Summary: In showing forth the implications of the Resurrection, in John 11:25-27, Jesus explains the 1) Reason (John 11:25) the 2) Reality (John 11:26) calls for a 3) Response (John 11:27) to the fact that He is the Resurrection and the Life.
One of the most unsettling aspects of death is that people have no control over it. As the writer of Ecclesiastes said: Just as “no one has authority to restrain the wind,” so also no one has “authority over the day of death” (Eccl. 8:8). When that day comes people are: “torn from the security of their tent, and they march him before the king of terrors”—a poetic reference to death (Job 18:14). The sobering reality that this life could end at any moment only underscores its brevity (cf. Job 14:1-2; Ps. 90:10). The truth expressed in the flippant statement, “You can’t take it with you!” indicates that everything done in this life (apart from serving God) is ultimately meaningless (cf. Eccl. 2:18-19). The Apostle Paul wrote: “For we have brought nothing into the world, so we cannot take anything out of it either” (1 Tim. 6:7). As has been wryly noted, no one ever saw a hearse pulling a trailer. Tragically, people spend their entire lives accumulating possessions, which death snatches from them in an instant.
But the wonderful truth is that death does not have to be the end of all people’s hopes and dreams. For believers, it can be faced with joyous anticipation instead of anxious fear, because Jesus Christ has conquered death. When Jesus arrived at Bethany in John 11, Lazarus had been dead for four days. When Martha expressed regret that Jesus hadn’t arrived in time to heal Lazarus, but confidence that he would one day live again (11:17–24), Jesus (explained exactly how He is the Resurrection and the Life) (Willmington, H. L. (1997). Willmington’s Bible handbook (p. 616). Wheaton, IL: Tyndale House Publishers.).
Death marks the beginning of true life in glorified perfection and perfect fellowship with Christ for those who put their faith in the Lord. He will raise them up on the last day (6:39–40, 44), and they will live forever in His presence. In showing forth the implications of the Resurrection, in John 11:25-27, Jesus explains the 1) Reason (John 11:25) the 2) Reality (John 11:26) calls for a 3) Response (John 11:27) to the fact that He is the Resurrection and the Life.
In showing forth the implications of the Resurrection, Jesus explains the:
1) Reason (John 11:25) that He is the Resurrection and the Life.
John 11:25 Jesus said to her, "I am the resurrection and the life. Whoever believes in me, though he die, yet shall he live, (ESV)
Martha unhesitatingly takes the words of Christ to refer to the final resurrection at the end of the age. Her words show that she had no idea of an immediate raising of Lazarus to life… Be that as it may, her words open the way for one of the great declarations of Jesus that mark this Gospel Challenging Martha to move beyond an abstract belief in the final resurrection to complete faith in Him, Jesus said to her, “I am the resurrection and the life.” In other words, eternal life and rescue from the finality of death are not merely gifts obtained by appeal to God; they are aspects of what it means to live a life in association with Jesus.( Burge, G. M. (2000). John (p. 317). Grand Rapids, MI: Zondervan Publishing House.)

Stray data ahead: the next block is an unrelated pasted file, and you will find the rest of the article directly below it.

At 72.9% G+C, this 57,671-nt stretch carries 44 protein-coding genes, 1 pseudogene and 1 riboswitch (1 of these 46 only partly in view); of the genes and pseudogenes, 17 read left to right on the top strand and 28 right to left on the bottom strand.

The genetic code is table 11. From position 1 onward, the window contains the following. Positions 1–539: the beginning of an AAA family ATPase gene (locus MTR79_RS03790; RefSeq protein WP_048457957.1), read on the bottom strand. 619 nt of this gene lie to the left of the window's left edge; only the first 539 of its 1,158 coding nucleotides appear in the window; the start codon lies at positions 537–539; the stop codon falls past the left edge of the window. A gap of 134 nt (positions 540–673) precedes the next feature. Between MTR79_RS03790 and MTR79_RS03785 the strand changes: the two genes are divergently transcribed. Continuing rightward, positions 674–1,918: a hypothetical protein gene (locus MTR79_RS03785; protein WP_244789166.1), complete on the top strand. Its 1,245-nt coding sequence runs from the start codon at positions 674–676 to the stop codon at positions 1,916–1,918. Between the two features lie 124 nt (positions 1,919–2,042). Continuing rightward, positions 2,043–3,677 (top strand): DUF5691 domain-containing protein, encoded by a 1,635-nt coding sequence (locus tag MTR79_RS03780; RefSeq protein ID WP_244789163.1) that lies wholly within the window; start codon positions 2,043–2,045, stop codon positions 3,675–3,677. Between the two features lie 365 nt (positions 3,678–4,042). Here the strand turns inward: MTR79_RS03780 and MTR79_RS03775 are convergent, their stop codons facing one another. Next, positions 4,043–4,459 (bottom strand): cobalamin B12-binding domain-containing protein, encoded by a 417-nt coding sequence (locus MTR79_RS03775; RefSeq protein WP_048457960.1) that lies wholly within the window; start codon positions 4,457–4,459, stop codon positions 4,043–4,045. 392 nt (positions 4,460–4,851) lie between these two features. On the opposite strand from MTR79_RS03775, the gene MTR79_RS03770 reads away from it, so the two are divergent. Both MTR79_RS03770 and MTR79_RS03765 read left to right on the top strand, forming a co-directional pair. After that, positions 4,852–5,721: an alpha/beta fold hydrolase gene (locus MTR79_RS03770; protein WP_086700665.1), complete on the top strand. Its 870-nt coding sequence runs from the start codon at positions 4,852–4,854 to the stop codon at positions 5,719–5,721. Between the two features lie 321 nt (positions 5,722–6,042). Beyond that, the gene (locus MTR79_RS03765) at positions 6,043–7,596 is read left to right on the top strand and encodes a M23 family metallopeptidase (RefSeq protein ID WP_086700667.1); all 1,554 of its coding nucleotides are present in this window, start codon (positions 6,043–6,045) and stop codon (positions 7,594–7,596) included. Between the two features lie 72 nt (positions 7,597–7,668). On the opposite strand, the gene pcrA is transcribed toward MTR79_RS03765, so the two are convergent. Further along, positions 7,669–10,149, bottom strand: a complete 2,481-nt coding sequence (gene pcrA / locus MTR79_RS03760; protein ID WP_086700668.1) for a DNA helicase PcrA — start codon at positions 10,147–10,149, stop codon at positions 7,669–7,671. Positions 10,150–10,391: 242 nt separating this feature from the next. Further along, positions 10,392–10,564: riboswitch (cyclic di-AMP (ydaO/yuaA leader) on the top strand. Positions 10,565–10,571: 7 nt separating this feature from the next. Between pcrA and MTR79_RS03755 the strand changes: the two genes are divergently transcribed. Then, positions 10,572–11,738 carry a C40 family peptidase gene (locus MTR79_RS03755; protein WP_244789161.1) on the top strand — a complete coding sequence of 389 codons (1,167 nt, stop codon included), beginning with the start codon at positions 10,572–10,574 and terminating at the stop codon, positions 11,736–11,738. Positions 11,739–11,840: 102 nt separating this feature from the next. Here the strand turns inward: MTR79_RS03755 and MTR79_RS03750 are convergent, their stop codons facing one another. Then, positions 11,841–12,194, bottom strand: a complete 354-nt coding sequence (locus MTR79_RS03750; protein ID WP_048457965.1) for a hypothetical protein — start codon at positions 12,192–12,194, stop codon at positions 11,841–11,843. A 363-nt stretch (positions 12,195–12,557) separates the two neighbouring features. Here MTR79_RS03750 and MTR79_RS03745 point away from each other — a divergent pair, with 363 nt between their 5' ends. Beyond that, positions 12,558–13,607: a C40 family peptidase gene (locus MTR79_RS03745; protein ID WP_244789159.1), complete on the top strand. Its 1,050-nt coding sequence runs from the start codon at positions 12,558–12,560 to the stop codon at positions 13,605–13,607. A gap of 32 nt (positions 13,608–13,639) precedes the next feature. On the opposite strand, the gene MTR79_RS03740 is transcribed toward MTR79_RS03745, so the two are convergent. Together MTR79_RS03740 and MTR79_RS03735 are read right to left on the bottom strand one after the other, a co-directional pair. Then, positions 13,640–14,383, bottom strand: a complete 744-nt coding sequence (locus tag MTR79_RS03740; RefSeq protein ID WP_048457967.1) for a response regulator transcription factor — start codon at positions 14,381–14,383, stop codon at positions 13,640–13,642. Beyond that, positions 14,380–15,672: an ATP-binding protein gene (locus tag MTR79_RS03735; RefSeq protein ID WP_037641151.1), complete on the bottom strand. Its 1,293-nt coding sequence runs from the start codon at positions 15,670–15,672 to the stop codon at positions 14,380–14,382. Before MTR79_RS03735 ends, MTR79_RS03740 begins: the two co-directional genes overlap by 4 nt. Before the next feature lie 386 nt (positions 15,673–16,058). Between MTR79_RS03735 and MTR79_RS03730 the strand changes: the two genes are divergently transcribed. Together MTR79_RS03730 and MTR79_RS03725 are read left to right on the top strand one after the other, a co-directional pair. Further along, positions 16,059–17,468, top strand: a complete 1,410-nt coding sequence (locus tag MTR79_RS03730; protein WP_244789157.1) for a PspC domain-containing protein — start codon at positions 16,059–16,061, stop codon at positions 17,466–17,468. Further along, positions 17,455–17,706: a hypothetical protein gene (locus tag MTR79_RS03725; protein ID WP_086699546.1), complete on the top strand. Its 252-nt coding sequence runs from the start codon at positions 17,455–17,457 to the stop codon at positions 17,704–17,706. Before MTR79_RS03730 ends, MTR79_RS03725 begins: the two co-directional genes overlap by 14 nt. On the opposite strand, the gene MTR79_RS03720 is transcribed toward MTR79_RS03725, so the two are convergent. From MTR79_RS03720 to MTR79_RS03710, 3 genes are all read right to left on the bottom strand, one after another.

This is the fifth of the seven “I AM” deity claims in John’s gospel (John 6:35; 8:12; 10:7, 9, 11, 14; 14:6; 15:1, 5). The I AM statements in John’s gospel illuminate the nature of Christ’s deity. Jesus claimed to be the bread of life (6:35), the light of the world (8:12), the door (10:7), the good shepherd (v. 11), the resurrection and the life (v. 25), the way, the truth, and the life (14:6), and the true vine (15:1). As God in human flesh, Jesus rightly pointed to Himself as the source of spiritual life, vitality, growth, and productivity. (Myers, A. C. (1987). In The Eerdmans Bible dictionary (pp. 590–591). Grand Rapids, MI: Eerdmans.)
Jesus will raise the dead in the future resurrection of which Martha spoke. But He was also going to raise her brother immediately. The Lord called her to a personal trust in Him as the One who alone has power over death. “First, He calls Himself the resurrection; for restoration from death to life precedes the state of life. But the whole human race is plunged in death. Therefore, no one will possess life unless they are first risen from the dead. Hence Christ teaches that He is the beginning of life (John Calvin as quoted in Morris, L. (1995). The Gospel according to John. Grand Rapids, MI: Wm. B. Eerdmans Publishing Co.)
Please turn back to John 5 (p.890)
Jesus’ next two statements, “everyone who lives and believes in Me, though he die, yet shall he live  and everyone who lives and believes in Me shall/will never die,” are not redundant. They teach separate, though related, truths. The one who believes in Jesus though he die, physically yet shall he live spiritually, because Christ will raise him on the last day Hence “physical death is not the important thing”: believers “may die in the sense that they pass through the door we call physical death, but they will not die in the fuller sense. Death for them is but the gateway to further life and fellowship with God” (Köstenberger, A. J. (2004). John (p. 336). Grand Rapids, MI: Baker Academic.).